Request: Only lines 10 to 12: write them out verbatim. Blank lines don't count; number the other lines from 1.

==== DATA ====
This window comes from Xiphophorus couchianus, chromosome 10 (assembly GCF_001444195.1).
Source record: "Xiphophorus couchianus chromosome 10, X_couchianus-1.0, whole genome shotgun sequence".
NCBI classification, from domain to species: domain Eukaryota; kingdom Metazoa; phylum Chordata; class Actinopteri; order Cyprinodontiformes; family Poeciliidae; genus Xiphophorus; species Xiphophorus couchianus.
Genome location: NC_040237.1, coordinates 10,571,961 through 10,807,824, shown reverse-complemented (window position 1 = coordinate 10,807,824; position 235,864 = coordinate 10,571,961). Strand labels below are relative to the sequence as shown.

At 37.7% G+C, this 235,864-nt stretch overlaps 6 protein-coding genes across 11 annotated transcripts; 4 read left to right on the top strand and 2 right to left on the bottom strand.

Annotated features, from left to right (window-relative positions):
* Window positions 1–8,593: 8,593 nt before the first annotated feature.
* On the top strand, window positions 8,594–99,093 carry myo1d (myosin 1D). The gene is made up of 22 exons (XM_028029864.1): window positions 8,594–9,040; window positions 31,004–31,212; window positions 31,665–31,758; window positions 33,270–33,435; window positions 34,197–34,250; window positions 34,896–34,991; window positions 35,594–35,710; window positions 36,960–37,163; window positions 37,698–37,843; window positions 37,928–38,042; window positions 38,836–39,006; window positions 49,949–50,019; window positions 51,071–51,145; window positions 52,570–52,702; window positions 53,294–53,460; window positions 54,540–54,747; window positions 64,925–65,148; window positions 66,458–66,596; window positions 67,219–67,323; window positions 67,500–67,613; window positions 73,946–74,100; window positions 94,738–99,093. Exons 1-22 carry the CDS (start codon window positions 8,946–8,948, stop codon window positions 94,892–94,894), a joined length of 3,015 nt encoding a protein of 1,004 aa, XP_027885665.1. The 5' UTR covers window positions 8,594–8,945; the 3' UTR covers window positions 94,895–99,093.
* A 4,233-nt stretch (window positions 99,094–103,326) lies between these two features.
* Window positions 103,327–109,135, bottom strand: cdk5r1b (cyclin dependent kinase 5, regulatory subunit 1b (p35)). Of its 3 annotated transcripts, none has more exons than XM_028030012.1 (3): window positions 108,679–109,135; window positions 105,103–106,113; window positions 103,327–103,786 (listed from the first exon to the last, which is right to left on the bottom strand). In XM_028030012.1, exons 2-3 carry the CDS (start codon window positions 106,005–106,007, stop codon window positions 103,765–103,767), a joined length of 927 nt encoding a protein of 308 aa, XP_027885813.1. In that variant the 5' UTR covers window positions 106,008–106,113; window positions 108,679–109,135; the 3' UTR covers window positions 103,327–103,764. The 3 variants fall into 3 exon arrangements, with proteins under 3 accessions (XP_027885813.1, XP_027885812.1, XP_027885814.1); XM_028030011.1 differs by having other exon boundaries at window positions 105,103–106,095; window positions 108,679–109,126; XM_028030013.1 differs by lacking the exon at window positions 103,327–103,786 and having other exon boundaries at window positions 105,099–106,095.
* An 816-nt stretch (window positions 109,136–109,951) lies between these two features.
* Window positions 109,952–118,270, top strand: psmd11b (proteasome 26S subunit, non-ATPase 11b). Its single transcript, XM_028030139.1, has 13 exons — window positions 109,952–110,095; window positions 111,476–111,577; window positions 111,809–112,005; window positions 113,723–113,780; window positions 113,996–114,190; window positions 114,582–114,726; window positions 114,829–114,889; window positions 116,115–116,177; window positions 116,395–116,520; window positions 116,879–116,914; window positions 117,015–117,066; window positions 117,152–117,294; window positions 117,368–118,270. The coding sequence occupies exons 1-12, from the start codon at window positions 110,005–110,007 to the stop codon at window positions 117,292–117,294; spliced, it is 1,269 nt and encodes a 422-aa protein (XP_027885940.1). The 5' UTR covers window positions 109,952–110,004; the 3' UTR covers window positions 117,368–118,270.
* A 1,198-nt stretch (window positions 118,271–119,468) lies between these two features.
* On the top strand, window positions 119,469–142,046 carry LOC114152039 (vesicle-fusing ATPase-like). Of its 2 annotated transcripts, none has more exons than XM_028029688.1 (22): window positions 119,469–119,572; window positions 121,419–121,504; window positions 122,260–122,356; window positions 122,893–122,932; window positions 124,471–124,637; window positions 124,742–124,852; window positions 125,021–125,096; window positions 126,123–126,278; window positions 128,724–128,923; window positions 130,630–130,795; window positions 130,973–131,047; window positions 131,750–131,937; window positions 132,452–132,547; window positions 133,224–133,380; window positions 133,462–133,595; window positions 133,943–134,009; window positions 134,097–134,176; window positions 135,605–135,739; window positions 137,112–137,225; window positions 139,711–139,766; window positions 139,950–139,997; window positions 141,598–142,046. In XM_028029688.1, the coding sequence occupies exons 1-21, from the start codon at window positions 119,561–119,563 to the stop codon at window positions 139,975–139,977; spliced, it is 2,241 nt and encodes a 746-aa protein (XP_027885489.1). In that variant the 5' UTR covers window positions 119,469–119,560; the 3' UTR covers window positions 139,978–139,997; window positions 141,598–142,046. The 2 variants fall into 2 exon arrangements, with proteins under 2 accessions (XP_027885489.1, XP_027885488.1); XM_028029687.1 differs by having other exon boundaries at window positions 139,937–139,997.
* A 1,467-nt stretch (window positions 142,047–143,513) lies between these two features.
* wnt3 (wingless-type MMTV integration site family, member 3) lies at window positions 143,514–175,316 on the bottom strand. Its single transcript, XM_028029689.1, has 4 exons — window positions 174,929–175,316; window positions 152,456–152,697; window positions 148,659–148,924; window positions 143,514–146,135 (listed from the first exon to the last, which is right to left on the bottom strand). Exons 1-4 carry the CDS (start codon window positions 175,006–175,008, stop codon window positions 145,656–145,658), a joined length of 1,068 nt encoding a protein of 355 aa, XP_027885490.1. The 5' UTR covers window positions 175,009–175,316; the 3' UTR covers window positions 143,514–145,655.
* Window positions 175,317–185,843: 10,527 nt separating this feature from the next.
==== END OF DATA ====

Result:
* Window positions 103,327–109,135, bottom strand: cdk5r1b (cyclin dependent kinase 5, regulatory subunit 1b (p35)). Of its 3 annotated transcripts, none has more exons than XM_028030012.1 (3): window positions 108,679–109,135; window positions 105,103–106,113; window positions 103,327–103,786 (listed from the first exon to the last, which is right to left on the bottom strand). In XM_028030012.1, exons 2-3 carry the CDS (start codon window positions 106,005–106,007, stop codon window positions 103,765–103,767), a joined length of 927 nt encoding a protein of 308 aa, XP_027885813.1. In that variant the 5' UTR covers window positions 106,008–106,113; window positions 108,679–109,135; the 3' UTR covers window positions 103,327–103,764. The 3 variants fall into 3 exon arrangements, with proteins under 3 accessions (XP_027885813.1, XP_027885812.1, XP_027885814.1); XM_028030011.1 differs by having other exon boundaries at window positions 105,103–106,095; window positions 108,679–109,126; XM_028030013.1 differs by lacking the exon at window positions 103,327–103,786 and having other exon boundaries at window positions 105,099–106,095.
* An 816-nt stretch (window positions 109,136–109,951) lies between these two features.
* Window positions 109,952–118,270, top strand: psmd11b (proteasome 26S subunit, non-ATPase 11b). Its single transcript, XM_028030139.1, has 13 exons — window positions 109,952–110,095; window positions 111,476–111,577; window positions 111,809–112,005; window positions 113,723–113,780; window positions 113,996–114,190; window positions 114,582–114,726; window positions 114,829–114,889; window positions 116,115–116,177; window positions 116,395–116,520; window positions 116,879–116,914; window positions 117,015–117,066; window positions 117,152–117,294; window positions 117,368–118,270. The coding sequence occupies exons 1-12, from the start codon at window positions 110,005–110,007 to the stop codon at window positions 117,292–117,294; spliced, it is 1,269 nt and encodes a 422-aa protein (XP_027885940.1). The 5' UTR covers window positions 109,952–110,004; the 3' UTR covers window positions 117,368–118,270.